The floor—which covers all of the downstairs—is an exotic, greenish-gray limestone. “It’s earthy and organic,” says Beddingfield.
The transparency begins with the home’s entrance. The custom door and windows are made of electro transparent glass. Also known as “smart glass,” it allows the homeowners to switch between clear glass during the day and frosted privacy glass at night, all controlled by the home’s automation system, provided by Sound Systems Ltd. “It’s on a certain schedule. The door frosts when the sun goes down and unfrosts in the morning,” Beddingfield says.
Guests are greeted by a dramatic arrangement of art pieces, including an enormous art book featuring the work of photographer Annie Liebowitz. Set on a stand, the book is filled with celebrity portraits and, when open, takes up nearly four feet of space. “The design concept is having a fantastic first impression, but also a way to live with different art pieces according to your mood, or what you want guests to experience,” says Beddingfield. The art changes every time the homeowners turn one of the 40-inch tall pages to reveal a new portrait.
The large owners’ suite provided an opportunity for Beddingfield to combine warm, neutral tones with bright pops of color, including pieces by Amarillo artist Nancy Walker.
One of the homeowners’ most beloved elements isn’t visible in our photos: a hidden, pop-up television at the foot of the bed. “I had seen something like it and had Kline build it,” explains Beddingfield. The home is fully automated, so when the homeowners turn on the TV, it rises out of the cabinet as the bedroom lights dim.
“It’s awesome. They weren’t sure about it at first, but now they say they can’t live without it.”
Most of the furniture and decor is new in this home, but not the large-scale Nancy Walker painting, “Fair Warning,” that hangs over the free-standing tub. “It was commissioned several years ago,” Beddingfield says. “They’ve appreciated and loved her work for a long time.”
The space is a his-and-hers split bath, with dual shower entrances and a walk-through, wraparound closet. “It was really fun, spatially, to design,” he says.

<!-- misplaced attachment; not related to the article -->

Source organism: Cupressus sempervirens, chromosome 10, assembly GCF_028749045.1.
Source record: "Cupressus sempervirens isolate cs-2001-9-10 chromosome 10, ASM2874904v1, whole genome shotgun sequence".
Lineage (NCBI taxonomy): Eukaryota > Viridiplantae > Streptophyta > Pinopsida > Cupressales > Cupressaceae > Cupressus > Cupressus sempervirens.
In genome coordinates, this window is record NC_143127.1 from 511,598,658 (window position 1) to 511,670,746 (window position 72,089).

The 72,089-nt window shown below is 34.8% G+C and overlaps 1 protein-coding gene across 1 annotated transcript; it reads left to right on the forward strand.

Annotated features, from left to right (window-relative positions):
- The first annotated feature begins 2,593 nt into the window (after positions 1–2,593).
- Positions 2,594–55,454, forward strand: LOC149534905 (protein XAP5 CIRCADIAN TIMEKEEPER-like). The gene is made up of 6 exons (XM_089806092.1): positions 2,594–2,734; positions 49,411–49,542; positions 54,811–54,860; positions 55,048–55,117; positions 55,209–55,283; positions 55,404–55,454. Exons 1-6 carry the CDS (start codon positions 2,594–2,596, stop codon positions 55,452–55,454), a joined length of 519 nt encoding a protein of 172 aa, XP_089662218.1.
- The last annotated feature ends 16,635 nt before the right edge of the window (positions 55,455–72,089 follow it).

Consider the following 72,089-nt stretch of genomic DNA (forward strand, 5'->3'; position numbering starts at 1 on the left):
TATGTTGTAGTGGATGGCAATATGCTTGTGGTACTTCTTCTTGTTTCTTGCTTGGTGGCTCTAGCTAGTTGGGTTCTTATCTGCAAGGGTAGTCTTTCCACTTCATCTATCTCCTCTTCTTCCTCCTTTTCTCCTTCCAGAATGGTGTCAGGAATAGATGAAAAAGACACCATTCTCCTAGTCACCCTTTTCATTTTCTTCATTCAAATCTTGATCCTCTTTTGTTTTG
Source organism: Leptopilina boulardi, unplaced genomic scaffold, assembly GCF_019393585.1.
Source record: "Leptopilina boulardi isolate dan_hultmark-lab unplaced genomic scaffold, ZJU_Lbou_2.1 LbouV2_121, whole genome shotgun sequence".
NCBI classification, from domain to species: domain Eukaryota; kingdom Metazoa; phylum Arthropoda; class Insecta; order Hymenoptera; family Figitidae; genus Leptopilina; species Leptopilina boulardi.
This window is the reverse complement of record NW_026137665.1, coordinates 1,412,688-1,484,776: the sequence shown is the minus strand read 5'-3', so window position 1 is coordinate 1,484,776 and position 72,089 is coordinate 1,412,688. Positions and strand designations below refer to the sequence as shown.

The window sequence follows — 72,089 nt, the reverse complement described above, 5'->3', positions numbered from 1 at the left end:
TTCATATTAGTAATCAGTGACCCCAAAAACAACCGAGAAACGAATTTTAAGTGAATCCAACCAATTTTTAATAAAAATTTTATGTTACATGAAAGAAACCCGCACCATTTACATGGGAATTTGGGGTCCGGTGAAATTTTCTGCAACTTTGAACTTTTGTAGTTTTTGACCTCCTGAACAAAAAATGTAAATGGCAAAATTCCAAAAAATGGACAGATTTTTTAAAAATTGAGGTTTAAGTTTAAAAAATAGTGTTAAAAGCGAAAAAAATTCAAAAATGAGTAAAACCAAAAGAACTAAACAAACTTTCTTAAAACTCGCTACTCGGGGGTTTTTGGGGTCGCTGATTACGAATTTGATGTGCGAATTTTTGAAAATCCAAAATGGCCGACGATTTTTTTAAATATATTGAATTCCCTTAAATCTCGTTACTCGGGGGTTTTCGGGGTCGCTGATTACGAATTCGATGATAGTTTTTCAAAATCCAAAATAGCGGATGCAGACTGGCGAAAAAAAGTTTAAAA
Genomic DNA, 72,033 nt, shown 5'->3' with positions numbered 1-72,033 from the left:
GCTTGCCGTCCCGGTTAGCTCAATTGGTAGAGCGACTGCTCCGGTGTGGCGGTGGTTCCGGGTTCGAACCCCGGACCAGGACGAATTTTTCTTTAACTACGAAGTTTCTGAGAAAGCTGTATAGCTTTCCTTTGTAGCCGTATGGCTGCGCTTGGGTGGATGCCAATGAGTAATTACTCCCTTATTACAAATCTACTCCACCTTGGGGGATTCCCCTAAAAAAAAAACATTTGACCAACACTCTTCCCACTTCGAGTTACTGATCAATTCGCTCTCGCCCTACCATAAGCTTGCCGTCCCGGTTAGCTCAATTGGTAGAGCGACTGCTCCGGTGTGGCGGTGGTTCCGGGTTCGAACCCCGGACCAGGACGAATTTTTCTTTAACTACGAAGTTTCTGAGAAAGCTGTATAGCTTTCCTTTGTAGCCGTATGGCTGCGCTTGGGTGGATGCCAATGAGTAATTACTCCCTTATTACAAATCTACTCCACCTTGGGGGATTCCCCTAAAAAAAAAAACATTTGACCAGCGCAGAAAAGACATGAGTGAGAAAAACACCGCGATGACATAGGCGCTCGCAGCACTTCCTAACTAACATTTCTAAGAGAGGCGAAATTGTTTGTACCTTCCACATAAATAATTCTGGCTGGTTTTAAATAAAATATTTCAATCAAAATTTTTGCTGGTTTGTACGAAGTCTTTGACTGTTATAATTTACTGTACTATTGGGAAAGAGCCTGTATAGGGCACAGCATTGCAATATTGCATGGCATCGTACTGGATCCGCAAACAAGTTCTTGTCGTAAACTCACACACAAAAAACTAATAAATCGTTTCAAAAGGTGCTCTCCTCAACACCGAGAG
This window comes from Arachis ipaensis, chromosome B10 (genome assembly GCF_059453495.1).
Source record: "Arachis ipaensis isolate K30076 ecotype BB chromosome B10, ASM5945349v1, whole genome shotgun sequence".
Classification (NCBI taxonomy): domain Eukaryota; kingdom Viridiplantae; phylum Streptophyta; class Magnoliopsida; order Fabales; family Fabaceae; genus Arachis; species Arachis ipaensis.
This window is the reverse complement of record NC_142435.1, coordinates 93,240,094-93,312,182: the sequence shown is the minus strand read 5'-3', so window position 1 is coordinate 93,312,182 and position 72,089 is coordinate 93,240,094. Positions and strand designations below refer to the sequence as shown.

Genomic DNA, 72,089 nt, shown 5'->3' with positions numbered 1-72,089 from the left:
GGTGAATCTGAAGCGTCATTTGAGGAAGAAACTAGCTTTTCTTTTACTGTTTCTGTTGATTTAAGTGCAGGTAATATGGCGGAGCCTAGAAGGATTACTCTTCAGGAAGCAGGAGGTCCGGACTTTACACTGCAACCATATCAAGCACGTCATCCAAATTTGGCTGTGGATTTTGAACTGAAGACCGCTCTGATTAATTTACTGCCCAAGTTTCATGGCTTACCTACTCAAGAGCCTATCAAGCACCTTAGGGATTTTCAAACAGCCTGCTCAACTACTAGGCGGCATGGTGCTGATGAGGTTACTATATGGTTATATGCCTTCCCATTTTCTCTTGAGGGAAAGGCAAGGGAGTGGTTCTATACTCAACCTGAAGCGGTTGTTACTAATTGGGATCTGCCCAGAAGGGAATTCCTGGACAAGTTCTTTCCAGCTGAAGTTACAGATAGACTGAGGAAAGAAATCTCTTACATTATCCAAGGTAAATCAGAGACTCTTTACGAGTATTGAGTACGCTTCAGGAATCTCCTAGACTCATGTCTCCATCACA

“The over-the-top powder room was designed around the wallpaper,” Beddingfield says of this space right off the kitchen. “The homeowner fell in love with it and said, ‘This is it.’”
The colorful, Swedish-designed wallpaper provides a contrast with the eye-catching sink. This incredible piece was created by Rosenbach out of onyx, based on a photo of a similar feature but scaled to fit the room.
The study is cozier, more personal, and more colorful than most of the other rooms in the home. “She loves this room in the morning. It has beautiful light and a view of the outdoors,” Beddingfield says. Most of the design elements in this space are available at Reserve. “She’s an excellent Reserve customer,” he says, laughing.
Leading upstairs from the kitchen, this staircase secretly includes one of the most attention-getting design pieces in the home, sourced from Scout Design Studio in Dallas. “Yeah, the monkeys are a surprise,” Beddingfield says. He and the homeowner encountered the quirky sconces and fell in love with them. “I thought, ‘How fun would it be to have all three as you head up the stairs, with all of them heading to the banana as the prize?’ It’s a real statement piece and people get a kick out of it.”
The staircase itself, which features inset lighting, is made of hand-scraped wood stained the same color as the limestone. “Kline figured out how to get them textured enough to not require a runner for non-slip purposes,” Beddingfield says. “It’s a clean, organic feel that connects to the rest of the home.”
The stairs are visible as you enter the front door. “That’s why they are lighted and a focal point. It’s like a piece of sculpture at the end of the home,” he adds.